In a corporate set-up, women continue to be a minority and the recent quantitative approach to equality has been a qualified success. The quota compulsion has forced boards to open the doors to women, yet there is a persistent refrain that finding even one or two 'qualified' women for boards is hard. After nearly a decade of board quota regime, women company directors in India still add up to less than a third of the total.

What is even more counter-intuitive is, as observed by the union finance minister, that it is hard to find women who are interested in becoming company directors. She has said that her own efforts to convince women have mostly failed. This is indicative of the limitations of top-down channelling of women. It suggests that time has come to go beyond optics management and resort to a cultural liberalization so that it is up to the women to claim roles and positions rather than providing women a menu of what is available to them.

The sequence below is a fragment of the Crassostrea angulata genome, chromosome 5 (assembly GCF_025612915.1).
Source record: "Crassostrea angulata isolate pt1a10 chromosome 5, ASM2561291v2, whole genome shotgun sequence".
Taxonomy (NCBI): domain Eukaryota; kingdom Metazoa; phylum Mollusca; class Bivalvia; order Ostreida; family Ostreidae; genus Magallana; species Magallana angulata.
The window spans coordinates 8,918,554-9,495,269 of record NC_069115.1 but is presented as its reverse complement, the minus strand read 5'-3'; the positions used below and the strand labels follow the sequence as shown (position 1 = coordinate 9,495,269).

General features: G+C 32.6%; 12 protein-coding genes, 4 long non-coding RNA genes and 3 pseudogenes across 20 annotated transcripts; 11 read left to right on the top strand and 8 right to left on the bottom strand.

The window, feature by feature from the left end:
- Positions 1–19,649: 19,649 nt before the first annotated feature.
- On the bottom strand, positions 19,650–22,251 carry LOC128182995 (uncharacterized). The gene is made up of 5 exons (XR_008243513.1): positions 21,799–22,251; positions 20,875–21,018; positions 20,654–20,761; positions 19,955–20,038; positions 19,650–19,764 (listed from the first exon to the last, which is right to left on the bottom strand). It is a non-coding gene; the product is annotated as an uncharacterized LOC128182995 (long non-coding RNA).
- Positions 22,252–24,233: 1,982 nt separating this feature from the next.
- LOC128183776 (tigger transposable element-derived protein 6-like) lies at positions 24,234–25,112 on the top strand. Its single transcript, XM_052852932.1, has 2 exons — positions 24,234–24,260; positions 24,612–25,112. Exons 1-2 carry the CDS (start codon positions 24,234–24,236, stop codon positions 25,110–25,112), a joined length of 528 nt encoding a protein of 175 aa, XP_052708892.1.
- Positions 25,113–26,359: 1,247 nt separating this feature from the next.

Another facet that requires overhauling is the ghettoization of women in particular jobs, roles and sectors. The division of labour based on gender essentialism, or associating particular capacities and traits with men and women, is a major barrier to women's free choice and attainment at work. Over the past century, women in offices have moved from assisting the boss to facing the customers and now an overwhelming proportion of educated women are employed in the so called soft sectors such as finance, education, healthcare, hospitality, tourism, media and entertainment. They are still few and far between in the engineering-centric or outdoorsy sectors, be it manufacturing, technology solutions, transportation, or armed forces. Also, a lot of women still aspire for careers in the 'soft' functions such as HR, PR and CSR. Often, those subjected to coercion and constraints come to accept those as reasonable and even frame their aspirations around those. Again, there is a need to prioritize women's right to free choice over their options. Equanimous equality would require women to choose their jobs, sectors and roles without guidance or pressure.